Despite publishing two books that year, the Stock Market Crash wiped out his small inheritance from his parents.  Ill and desperate he launched a six month reading and lecture tour in 1931 to raise money for his family.  Most of the income was eaten up by the expense of the tour.  Desperate and discouraged, Lindsay committed suicide in December of that year by drinking a bottle of Lysol.

Although once one of the most popular poets in the country,  Lindsay was never well regarded by the academic establishment.  Despite his writing on aesthetic theory, he left no literary followers and established no “school” of poetry, although he did encourage and mentor younger poets like Langston Hughes.  Despite is radical personal politics and strong support of Black aspirations, latter Black critics regarded his most famous poem, The Congo as naively racist. The once widely anthologized poem disappeared from high school and college texts.  Within a decade of his death, Lindsay seemed destined for obscurity.

His home town has kept the torch of his memory alive.  The Lindsay home has been restored and is open as a State Historic site.  If you ring the doorbell most afternoons a friendly docent will give you a personal tour of the home.

Today’s poem represents Lindsay’s angry repugnance at the carnage of World War I.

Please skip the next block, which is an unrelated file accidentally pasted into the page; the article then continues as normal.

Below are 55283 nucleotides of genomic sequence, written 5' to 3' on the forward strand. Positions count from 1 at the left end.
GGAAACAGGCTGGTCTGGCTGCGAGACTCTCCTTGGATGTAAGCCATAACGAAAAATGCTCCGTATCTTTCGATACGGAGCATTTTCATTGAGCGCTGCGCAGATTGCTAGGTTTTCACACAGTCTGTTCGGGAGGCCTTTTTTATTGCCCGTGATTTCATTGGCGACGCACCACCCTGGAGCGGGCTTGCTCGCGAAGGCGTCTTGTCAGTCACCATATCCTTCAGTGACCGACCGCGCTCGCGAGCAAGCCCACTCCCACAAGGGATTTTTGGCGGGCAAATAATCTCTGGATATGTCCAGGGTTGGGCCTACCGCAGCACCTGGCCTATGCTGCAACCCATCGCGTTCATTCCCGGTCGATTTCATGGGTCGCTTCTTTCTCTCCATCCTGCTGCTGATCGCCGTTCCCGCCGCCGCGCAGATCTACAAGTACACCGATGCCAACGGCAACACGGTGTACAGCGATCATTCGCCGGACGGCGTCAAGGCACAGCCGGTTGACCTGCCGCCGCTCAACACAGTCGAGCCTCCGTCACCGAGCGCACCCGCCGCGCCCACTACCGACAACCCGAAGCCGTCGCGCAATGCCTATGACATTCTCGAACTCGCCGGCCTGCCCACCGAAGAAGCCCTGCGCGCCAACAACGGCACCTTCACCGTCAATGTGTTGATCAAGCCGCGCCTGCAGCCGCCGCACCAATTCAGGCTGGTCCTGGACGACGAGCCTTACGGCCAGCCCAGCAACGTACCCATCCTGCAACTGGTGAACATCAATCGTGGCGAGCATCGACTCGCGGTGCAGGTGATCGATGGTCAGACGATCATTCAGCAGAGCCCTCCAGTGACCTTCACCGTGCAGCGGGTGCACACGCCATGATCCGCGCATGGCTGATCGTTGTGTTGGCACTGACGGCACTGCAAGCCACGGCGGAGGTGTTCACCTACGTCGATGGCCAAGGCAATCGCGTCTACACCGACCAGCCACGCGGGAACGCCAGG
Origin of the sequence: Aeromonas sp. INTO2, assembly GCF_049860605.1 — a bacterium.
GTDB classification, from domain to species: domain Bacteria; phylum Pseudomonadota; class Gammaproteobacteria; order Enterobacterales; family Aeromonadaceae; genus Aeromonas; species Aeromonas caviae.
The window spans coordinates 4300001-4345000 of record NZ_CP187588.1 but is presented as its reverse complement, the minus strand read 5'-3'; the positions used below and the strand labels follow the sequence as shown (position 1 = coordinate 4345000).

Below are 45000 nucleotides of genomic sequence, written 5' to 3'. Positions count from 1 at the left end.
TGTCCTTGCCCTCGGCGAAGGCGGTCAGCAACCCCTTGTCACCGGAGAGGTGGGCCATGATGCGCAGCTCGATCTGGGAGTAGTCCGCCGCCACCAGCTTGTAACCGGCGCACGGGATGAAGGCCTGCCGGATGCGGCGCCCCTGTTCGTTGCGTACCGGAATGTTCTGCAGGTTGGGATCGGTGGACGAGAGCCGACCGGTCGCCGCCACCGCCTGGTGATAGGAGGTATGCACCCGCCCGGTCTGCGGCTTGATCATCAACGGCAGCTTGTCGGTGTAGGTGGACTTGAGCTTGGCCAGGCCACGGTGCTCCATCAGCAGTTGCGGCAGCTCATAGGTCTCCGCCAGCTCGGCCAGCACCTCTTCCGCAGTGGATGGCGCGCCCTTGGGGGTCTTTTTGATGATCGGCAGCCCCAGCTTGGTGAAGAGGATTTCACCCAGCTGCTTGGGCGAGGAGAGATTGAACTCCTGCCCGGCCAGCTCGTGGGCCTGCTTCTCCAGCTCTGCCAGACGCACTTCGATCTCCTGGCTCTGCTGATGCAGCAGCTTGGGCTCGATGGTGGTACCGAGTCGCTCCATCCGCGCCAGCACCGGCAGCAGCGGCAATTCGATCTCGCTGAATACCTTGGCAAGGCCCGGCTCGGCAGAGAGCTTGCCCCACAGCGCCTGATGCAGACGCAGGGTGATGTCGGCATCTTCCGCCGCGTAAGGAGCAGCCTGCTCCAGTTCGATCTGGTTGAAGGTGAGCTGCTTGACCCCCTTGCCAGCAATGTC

A Curse for Kings

A curse upon each king who leads his state,
No matter what his plea, to this foul game,
And may it end his wicked dynasty,
And may he die in exile and black shame.

If there is vengeance in the Heaven of Heavens,
What punishment could Heaven devise for these
Who fill the rivers of the world with dead,
And turn their murderers loose on all the seas!

Put back the clock of time a thousand years,
And make our Europe, once the world’s proud Queen,
A shrieking strumpet, furious fratricide,
Eater of entrails, wallowing obscene

In pits where millions foam and rave and bark,
Mad dogs and idiots, thrice drunk with strife;
While Science towers above;--a witch, red-winged:
Science we looked to for the light of life,

Curse me the men who make and sell iron ships
Who walk the floor in thought, that they may find
Each powder prompt, each steel with fearful edge,
Each deadliest device against mankind.

Curse me the sleek lords with their plumes and spurs,
May Heaven give their land to peasant spades,
Give them the brand of Cain, for their pride's sake,
And felon's stripes for medals and for braids.

Curse me the fiddling, twiddling diplomats,
Haggling here, plotting and hatching there,
Who make the kind world but their game of cards,
Till millions die at turning of a hair.

What punishment will Heaven devise for these
Who win by others’ sweat and hardihood,
Who make men into stinking vultures’ meat,
Saying to evil still “Be thou my good”?

Ah, he who starts a million souls toward death
Should burn in utmost hell a million years!
--Mothers of men go on the destined wrack
To give them life, with anguish and with tears:--

Are all those childbed sorrows sneered away?
Yea, fools laugh at the humble christenings,
And cradle-joys are mocked of the fat lords:
These mothers’ sons made dead men for the Kings!

All in the name of this or that grim flag,
No angel-flags in all the rag-array--
Banners the demons love, and all Hell sings
And plays wild harps. Those flags march forth to-day!

—Vachel Lindsay